Earlier this week, former National Security Adviser Mike Flynn registered as a foreign agent with the Justice Department for lobbying work linked to Turkey during the Trump campaign. The Foreign Agent Registration Act requires that U.S. citizens lobbying on behalf of foreign governments disclose their connections for some pretty obvious reasons. It is a standard practice in Washington, D.C. The fact that Flynn was the top national security adviser to a presidential candidate at the time he was simultaneously representing a foreign country—and en route to becoming the president’s National Security Adviser—is not so standard. Particularly, given the criticism of Trump team’s ties to Russia and beyond.
The logical next question is: Did President Trump and/or members of his team know that they had hired someone who was being paid to represent another country’s interests? The answer appears to be yes. The Associated Press reported Friday that Flynn’s attorneys twice disclosed his Turkish ties to the Trump team after the campaign was over and Flynn’s consulting work was completed. One disclosure occured during the transition and then another took place in the early days of the administration. At least one of those disclosures, during the transition, was to now-White House counsel Don McGahn. In both instances, the transition team and then the administration did not appear to take the issue seriously enough to take it to the president.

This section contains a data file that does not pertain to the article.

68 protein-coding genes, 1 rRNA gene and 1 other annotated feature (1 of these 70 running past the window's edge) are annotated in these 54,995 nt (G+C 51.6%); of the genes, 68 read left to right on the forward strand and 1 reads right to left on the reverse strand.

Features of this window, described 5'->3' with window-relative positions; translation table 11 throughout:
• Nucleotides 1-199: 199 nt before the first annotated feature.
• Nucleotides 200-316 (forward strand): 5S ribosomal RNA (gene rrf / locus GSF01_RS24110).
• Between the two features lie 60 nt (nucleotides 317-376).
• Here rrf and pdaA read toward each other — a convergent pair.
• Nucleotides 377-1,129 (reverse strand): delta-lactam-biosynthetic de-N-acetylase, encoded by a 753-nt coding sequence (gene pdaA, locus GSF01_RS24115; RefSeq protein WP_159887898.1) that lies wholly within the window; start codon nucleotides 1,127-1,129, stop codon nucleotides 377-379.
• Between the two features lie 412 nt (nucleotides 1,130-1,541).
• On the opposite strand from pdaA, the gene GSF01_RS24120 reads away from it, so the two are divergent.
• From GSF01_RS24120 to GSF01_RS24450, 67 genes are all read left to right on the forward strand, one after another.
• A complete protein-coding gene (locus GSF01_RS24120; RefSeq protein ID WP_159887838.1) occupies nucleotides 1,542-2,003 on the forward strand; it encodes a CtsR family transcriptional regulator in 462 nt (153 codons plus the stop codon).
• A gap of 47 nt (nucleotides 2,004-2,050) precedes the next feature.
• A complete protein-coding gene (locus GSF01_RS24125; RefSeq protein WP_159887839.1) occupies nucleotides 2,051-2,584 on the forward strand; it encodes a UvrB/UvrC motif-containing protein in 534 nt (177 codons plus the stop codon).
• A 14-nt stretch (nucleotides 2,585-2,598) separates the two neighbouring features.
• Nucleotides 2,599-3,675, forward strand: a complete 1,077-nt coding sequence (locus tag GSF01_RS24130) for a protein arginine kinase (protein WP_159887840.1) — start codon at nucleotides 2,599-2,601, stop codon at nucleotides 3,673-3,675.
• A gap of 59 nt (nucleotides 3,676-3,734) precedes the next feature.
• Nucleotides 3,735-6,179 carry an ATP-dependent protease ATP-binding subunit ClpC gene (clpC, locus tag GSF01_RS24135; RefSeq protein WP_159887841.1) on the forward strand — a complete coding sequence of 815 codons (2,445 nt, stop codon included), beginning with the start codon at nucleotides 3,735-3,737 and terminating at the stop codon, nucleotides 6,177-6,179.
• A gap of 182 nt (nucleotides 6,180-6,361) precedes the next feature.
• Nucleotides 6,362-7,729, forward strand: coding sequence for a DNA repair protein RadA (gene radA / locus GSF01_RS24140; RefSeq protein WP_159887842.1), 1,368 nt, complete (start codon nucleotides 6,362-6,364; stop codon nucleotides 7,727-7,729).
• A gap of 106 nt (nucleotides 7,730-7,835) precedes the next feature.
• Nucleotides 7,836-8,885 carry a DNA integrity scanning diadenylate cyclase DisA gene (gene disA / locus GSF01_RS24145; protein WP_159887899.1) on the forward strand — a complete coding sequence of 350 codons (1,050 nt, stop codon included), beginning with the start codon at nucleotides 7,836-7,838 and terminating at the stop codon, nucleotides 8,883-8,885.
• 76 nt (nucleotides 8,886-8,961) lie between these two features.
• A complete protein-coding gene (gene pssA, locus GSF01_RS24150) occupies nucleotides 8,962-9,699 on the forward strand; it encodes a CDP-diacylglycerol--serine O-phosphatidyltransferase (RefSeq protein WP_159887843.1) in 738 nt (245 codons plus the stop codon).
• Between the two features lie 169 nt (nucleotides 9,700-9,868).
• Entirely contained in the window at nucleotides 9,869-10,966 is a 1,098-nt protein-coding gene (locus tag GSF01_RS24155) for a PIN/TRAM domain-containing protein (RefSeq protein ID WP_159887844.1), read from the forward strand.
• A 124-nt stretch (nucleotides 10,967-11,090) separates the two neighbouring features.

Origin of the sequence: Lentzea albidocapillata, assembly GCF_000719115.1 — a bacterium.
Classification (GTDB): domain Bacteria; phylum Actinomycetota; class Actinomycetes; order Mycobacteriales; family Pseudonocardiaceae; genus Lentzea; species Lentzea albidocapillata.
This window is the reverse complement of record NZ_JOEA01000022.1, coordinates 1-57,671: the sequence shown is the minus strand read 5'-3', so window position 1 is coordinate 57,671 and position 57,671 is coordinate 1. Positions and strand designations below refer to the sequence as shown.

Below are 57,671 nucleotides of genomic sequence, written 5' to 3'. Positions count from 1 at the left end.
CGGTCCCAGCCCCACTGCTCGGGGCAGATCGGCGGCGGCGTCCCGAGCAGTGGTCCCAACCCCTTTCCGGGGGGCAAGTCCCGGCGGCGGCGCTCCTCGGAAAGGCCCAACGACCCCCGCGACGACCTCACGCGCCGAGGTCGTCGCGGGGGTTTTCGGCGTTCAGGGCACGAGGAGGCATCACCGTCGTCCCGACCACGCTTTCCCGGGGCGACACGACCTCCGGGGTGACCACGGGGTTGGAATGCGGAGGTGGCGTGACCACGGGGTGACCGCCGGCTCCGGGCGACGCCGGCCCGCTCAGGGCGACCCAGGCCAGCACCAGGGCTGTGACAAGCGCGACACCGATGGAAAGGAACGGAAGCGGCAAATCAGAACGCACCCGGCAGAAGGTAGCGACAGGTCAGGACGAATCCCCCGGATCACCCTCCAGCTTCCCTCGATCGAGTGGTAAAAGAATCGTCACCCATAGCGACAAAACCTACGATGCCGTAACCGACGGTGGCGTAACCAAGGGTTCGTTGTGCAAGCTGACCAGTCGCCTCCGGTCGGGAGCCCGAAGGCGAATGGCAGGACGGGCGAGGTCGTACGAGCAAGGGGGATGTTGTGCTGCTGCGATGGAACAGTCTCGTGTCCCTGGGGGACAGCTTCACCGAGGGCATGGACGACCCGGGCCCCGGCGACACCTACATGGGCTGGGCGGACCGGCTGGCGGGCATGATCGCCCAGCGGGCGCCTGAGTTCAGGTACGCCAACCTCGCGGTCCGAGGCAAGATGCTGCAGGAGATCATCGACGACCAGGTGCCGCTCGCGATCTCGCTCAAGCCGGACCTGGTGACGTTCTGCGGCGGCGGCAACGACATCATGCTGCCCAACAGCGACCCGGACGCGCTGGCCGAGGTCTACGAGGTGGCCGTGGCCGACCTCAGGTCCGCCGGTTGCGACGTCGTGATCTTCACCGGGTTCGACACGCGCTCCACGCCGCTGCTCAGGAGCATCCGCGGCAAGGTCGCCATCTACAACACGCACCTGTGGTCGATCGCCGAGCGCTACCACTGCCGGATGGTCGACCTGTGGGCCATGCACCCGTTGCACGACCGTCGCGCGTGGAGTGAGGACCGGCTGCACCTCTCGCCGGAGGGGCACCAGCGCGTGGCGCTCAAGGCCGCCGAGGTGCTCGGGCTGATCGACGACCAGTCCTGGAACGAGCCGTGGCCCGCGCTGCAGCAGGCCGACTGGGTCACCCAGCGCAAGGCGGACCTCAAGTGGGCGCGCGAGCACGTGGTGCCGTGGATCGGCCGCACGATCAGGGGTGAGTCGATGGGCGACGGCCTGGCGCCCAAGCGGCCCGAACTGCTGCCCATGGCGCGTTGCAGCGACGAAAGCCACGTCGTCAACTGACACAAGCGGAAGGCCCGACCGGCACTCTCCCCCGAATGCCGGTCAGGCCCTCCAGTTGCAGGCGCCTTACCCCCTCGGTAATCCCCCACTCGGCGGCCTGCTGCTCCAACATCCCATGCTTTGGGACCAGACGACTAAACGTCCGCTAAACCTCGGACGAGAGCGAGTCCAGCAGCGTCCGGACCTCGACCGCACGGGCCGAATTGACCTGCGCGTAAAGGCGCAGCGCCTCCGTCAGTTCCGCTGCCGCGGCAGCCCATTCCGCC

From the Washington Post:
Attorneys for Michael Flynn, President Trump’s former national security adviser, informed the incoming White House legal counsel during the transition that Flynn might need to register with the government as a foreign agent—a phone call that raised no alarms within Trump’s team, despite the unusual circumstance of having a top national security post filled by someone whose work may have benefited a foreign government.
Press Secretary Sean Spicer has repeatedly denied that the president had any knowledge of Flynn’s links to the Turkish government.